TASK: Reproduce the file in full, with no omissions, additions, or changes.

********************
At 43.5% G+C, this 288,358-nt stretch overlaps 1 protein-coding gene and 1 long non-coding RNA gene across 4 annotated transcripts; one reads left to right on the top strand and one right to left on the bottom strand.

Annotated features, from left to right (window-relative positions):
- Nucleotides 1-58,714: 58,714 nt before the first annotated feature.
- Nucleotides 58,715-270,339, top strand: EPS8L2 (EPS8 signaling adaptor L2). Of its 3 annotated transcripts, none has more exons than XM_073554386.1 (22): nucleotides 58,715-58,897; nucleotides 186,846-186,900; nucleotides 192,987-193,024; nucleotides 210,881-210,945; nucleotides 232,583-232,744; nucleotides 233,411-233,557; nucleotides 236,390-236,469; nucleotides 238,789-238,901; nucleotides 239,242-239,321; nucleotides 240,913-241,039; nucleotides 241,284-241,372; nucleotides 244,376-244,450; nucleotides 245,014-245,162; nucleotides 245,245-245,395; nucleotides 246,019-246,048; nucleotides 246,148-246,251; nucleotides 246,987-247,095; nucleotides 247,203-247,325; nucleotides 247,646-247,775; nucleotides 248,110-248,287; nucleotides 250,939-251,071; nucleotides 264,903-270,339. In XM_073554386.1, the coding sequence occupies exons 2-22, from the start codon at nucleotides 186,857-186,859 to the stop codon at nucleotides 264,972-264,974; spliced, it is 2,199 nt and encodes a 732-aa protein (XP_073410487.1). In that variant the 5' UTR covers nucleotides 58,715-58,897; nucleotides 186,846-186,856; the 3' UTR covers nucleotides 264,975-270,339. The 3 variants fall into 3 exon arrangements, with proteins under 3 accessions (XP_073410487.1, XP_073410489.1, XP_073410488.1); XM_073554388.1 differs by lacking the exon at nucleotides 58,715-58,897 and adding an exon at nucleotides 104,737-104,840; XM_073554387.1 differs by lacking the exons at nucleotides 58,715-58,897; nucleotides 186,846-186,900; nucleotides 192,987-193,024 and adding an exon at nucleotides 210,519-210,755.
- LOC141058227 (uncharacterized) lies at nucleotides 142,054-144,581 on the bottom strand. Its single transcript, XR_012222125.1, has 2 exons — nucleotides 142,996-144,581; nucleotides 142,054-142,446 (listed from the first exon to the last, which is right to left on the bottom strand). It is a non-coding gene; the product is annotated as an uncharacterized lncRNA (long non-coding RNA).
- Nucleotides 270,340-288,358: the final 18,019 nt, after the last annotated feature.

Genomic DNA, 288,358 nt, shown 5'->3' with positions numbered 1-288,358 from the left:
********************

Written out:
At 43.5% G+C, this 288,358-nt stretch overlaps 1 protein-coding gene and 1 long non-coding RNA gene across 4 annotated transcripts; one reads left to right on the top strand and one right to left on the bottom strand.

Annotated features, from left to right (window-relative positions):
- Nucleotides 1-58,714: 58,714 nt before the first annotated feature.
- Nucleotides 58,715-270,339, top strand: EPS8L2 (EPS8 signaling adaptor L2). Of its 3 annotated transcripts, none has more exons than XM_073554386.1 (22): nucleotides 58,715-58,897; nucleotides 186,846-186,900; nucleotides 192,987-193,024; nucleotides 210,881-210,945; nucleotides 232,583-232,744; nucleotides 233,411-233,557; nucleotides 236,390-236,469; nucleotides 238,789-238,901; nucleotides 239,242-239,321; nucleotides 240,913-241,039; nucleotides 241,284-241,372; nucleotides 244,376-244,450; nucleotides 245,014-245,162; nucleotides 245,245-245,395; nucleotides 246,019-246,048; nucleotides 246,148-246,251; nucleotides 246,987-247,095; nucleotides 247,203-247,325; nucleotides 247,646-247,775; nucleotides 248,110-248,287; nucleotides 250,939-251,071; nucleotides 264,903-270,339. In XM_073554386.1, the coding sequence occupies exons 2-22, from the start codon at nucleotides 186,857-186,859 to the stop codon at nucleotides 264,972-264,974; spliced, it is 2,199 nt and encodes a 732-aa protein (XP_073410487.1). In that variant the 5' UTR covers nucleotides 58,715-58,897; nucleotides 186,846-186,856; the 3' UTR covers nucleotides 264,975-270,339. The 3 variants fall into 3 exon arrangements, with proteins under 3 accessions (XP_073410487.1, XP_073410489.1, XP_073410488.1); XM_073554388.1 differs by lacking the exon at nucleotides 58,715-58,897 and adding an exon at nucleotides 104,737-104,840; XM_073554387.1 differs by lacking the exons at nucleotides 58,715-58,897; nucleotides 186,846-186,900; nucleotides 192,987-193,024 and adding an exon at nucleotides 210,519-210,755.
- LOC141058227 (uncharacterized) lies at nucleotides 142,054-144,581 on the bottom strand. Its single transcript, XR_012222125.1, has 2 exons — nucleotides 142,996-144,581; nucleotides 142,054-142,446 (listed from the first exon to the last, which is right to left on the bottom strand). It is a non-coding gene; the product is annotated as an uncharacterized lncRNA (long non-coding RNA).
- Nucleotides 270,340-288,358: the final 18,019 nt, after the last annotated feature.

Genomic DNA, 288,358 nt, shown 5'->3' with positions numbered 1-288,358 from the left: